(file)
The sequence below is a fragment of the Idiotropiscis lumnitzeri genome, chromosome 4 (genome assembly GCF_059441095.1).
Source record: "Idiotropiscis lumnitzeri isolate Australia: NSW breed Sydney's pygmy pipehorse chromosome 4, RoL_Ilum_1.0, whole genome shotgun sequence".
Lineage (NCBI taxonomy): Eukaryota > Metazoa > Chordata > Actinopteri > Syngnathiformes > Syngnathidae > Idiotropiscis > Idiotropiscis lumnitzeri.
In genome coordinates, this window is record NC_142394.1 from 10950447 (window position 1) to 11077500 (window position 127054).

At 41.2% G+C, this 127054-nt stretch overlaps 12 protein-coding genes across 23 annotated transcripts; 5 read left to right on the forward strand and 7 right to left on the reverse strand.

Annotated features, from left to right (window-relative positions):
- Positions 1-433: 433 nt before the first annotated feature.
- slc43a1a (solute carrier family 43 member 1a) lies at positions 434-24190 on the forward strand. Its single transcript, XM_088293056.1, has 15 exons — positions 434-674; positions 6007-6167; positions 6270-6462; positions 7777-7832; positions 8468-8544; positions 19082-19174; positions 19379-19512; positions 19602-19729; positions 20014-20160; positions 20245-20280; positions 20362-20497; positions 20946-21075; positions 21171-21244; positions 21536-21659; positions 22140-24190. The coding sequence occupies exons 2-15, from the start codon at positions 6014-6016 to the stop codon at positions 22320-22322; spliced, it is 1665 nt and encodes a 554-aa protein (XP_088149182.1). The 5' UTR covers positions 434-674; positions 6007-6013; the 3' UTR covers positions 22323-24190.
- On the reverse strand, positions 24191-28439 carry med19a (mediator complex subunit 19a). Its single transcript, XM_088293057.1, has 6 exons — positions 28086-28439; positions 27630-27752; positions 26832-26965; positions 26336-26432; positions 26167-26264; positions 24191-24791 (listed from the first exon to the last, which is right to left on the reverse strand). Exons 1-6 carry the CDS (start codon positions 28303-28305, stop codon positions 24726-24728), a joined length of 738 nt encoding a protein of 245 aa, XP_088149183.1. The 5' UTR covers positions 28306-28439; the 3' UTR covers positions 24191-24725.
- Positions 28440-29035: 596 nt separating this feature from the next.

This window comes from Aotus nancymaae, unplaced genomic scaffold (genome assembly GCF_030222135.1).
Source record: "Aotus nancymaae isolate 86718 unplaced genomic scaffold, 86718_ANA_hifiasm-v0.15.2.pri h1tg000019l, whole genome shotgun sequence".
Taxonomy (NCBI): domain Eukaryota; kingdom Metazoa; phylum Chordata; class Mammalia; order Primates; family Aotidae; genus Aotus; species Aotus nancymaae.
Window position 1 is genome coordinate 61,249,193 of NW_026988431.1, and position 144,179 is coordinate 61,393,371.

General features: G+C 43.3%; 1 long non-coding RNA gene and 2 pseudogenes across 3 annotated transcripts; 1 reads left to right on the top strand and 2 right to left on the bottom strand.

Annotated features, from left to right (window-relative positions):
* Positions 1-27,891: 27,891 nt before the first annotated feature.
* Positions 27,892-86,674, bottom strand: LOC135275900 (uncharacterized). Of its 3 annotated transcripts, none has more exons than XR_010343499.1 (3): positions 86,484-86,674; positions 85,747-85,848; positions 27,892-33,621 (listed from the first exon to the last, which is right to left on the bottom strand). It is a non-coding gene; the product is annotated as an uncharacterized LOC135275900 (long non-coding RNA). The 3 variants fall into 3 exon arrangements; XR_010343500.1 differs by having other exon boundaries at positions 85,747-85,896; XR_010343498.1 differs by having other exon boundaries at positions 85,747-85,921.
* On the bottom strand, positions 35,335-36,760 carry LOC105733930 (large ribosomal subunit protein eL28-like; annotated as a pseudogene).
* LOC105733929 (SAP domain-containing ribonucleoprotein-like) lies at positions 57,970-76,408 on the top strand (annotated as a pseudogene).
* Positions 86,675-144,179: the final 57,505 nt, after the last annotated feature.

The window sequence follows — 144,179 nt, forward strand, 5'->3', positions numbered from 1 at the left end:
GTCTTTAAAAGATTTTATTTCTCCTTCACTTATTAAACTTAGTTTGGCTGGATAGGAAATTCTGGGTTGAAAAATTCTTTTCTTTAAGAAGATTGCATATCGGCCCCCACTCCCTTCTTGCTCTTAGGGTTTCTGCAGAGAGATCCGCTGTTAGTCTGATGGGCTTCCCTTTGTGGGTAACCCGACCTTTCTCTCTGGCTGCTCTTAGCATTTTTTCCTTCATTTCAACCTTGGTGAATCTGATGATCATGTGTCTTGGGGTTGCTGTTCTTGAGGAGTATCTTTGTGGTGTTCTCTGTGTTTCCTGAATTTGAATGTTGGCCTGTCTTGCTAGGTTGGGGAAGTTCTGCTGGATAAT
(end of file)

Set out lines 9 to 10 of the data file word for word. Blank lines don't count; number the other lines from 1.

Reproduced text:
- On the reverse strand, positions 24191-28439 carry med19a (mediator complex subunit 19a). Its single transcript, XM_088293057.1, has 6 exons — positions 28086-28439; positions 27630-27752; positions 26832-26965; positions 26336-26432; positions 26167-26264; positions 24191-24791 (listed from the first exon to the last, which is right to left on the reverse strand). Exons 1-6 carry the CDS (start codon positions 28303-28305, stop codon positions 24726-24728), a joined length of 738 nt encoding a protein of 245 aa, XP_088149183.1. The 5' UTR covers positions 28306-28439; the 3' UTR covers positions 24191-24725.
- Positions 28440-29035: 596 nt separating this feature from the next.